T : B D  /  _ i R L <


Surrounding us are media objects that sponsor most of our daily decisions and behaviors. From dating to shopping, these networked devices grant access to the entire world with just a few clicks, a couple taps, or a swipe right. Though seemingly ephemeral and remarkably easy to initiate, our digital transactions are enabled by a lot of physical stuff – wires, screens, adapters, routers, antennae, servers, and more – that, together, set the substrate of our milieu. These objects have material properties that help hold our attention, position us in space, and protect our information: a smartphone stacks a shatter-resistant, alkali-aluminosilicate surface atop polycarbonate and aluminum; an extension cord is insulated and sheathed in waterproof rubber for outdoor use; an LCD monitor gets its name from backlit, electronically-modulated liquid crystals compressed between layers of polarized glass...and so on. We regularly convene around these mediating artifacts, likely inattentive to the material possibilities latent in their designs. Furthermore, these objects are enmeshed in labor economies, political regimes, and ecological crises that quickly fade from our consciousness in favor of simple, lighthearted content consumption (more cat pics, plz LOL). If our everyday reality is evermore conditioned by the materialities of media, how might we critically engage and reorient this stuff to suggest other ways of being in the world?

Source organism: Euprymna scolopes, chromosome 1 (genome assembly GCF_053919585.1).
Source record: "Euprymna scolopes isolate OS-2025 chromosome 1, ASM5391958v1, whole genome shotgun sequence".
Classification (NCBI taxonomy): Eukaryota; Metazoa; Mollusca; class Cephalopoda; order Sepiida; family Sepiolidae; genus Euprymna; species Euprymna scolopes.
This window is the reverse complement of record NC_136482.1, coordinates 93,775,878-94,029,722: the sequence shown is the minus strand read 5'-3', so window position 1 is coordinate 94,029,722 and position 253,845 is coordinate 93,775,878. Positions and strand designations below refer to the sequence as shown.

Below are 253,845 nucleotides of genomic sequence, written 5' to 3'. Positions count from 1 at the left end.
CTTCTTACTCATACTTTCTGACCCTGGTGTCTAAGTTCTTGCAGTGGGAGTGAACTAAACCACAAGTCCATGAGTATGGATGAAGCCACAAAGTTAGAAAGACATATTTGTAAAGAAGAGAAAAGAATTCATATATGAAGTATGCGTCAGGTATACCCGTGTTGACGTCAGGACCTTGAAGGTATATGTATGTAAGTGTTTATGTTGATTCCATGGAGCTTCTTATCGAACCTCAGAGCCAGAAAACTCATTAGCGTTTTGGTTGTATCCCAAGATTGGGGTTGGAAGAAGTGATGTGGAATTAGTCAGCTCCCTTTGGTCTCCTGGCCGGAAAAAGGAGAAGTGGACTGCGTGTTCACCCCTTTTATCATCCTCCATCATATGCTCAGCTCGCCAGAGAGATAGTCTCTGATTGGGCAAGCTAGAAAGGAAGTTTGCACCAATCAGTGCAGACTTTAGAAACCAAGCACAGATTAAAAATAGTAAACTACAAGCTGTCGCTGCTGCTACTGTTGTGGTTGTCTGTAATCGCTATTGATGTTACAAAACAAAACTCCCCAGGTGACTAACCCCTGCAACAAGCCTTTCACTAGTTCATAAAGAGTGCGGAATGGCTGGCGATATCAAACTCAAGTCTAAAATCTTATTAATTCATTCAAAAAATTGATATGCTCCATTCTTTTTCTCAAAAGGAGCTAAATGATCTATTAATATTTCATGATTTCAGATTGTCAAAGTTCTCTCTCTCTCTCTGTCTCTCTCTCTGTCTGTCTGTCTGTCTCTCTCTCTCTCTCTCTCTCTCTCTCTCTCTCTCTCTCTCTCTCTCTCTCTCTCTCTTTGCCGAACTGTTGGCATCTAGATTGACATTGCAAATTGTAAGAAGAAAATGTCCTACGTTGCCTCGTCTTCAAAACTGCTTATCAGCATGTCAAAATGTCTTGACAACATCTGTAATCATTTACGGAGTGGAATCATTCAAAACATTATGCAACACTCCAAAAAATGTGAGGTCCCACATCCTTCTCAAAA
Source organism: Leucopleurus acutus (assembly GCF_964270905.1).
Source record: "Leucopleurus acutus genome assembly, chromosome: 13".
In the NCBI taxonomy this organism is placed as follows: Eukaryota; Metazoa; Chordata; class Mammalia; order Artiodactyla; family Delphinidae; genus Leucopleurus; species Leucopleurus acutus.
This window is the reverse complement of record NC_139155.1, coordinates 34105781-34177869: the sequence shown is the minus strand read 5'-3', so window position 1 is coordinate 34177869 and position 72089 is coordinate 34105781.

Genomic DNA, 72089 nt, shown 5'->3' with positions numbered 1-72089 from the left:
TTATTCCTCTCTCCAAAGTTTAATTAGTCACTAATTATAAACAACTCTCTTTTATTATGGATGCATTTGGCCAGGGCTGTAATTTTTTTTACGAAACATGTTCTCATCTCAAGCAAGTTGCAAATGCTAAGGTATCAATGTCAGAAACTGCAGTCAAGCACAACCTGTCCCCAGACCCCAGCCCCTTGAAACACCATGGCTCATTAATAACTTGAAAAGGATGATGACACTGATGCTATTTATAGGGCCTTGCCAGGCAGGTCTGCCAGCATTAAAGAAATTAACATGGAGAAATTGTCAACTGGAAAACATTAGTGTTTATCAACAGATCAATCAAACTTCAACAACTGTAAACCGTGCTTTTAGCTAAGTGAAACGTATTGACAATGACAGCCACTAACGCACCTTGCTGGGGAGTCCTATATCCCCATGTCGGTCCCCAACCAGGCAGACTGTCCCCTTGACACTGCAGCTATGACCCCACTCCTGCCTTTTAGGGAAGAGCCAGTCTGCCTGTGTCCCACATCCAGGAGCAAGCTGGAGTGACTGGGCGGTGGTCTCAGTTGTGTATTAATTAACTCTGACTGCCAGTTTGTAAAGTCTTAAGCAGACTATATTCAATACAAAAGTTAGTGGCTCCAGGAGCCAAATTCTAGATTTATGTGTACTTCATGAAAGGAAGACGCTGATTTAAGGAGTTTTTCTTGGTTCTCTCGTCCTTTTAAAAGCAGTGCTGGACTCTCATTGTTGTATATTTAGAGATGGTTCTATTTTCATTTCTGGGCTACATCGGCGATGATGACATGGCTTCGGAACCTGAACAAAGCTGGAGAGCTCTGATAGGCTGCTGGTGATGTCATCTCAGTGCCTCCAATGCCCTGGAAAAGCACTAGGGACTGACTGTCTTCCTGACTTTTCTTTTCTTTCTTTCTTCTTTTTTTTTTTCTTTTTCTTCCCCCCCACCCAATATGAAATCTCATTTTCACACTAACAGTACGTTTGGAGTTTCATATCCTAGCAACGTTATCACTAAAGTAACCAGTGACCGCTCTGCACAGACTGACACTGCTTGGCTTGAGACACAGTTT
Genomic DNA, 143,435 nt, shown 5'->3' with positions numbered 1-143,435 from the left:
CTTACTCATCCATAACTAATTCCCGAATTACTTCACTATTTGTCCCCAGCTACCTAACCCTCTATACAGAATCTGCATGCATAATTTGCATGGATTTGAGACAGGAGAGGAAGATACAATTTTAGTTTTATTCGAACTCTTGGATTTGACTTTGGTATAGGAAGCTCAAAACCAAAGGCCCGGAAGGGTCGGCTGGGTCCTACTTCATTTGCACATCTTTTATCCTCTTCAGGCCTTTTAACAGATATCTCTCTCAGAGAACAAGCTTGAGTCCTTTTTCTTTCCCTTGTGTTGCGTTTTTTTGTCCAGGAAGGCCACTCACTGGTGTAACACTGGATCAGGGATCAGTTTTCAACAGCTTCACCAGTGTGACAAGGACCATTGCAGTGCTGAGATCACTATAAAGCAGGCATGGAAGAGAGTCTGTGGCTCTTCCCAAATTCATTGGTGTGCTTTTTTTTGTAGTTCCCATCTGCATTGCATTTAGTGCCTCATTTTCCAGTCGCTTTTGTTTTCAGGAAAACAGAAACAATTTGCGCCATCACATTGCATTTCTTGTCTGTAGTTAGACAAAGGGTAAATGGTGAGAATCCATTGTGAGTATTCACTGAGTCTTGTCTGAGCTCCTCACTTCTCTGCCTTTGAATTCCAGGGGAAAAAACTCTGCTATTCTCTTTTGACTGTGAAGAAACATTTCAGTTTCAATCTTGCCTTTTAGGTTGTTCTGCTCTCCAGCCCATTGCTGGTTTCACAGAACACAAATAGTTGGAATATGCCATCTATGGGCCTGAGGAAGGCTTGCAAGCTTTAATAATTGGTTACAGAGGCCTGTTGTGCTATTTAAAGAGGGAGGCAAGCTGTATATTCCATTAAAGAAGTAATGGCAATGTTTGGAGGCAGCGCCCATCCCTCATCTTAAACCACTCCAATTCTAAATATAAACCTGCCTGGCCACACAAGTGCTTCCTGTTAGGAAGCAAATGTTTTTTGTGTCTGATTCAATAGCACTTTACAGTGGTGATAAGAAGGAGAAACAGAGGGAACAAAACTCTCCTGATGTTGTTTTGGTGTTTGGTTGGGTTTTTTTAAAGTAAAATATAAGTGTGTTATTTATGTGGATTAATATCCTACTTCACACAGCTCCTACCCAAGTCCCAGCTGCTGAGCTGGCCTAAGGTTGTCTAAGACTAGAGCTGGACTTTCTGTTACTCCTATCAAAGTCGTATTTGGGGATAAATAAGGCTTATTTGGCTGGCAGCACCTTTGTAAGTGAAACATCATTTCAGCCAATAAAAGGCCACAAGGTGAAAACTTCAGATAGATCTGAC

This thesis section seeks projects that articulate alternative futures for architecture and urbanism from a careful examination of our media-saturated present. Media and architecture are alike in their ability to frame collective experience and invigorate public life. We will consider the many ways that our media environments and built environments are complexly intertwined, relying on a multidisciplinary group of theorists and designers to guide our research. What aesthetic regimes arise from the ubiquity of digital technology in the architectural and urban spheres? How can architecture and technology conspire to redesign human bodies and subjects? What exactly is the materiality of data and how is it distinct from the materiality of images? How does ever-changing screen technology mediate reality? How might a closer look at the attributes of interfaces, databases, and drives reformat our understanding of building systems, organization, and program? What does an urbanism motivated by cable management look like? If media infrastructures consist of continually expanding material networks and immaterial exchanges, what’s at stake for an architecture caught in the mix? We will explore these questions and more through five main themes: Body / Profile, Screen / Image, Cable / Data, Drive / Memory, Interface / Platform. These dualisms will prompt conversation and are by no means exhaustive.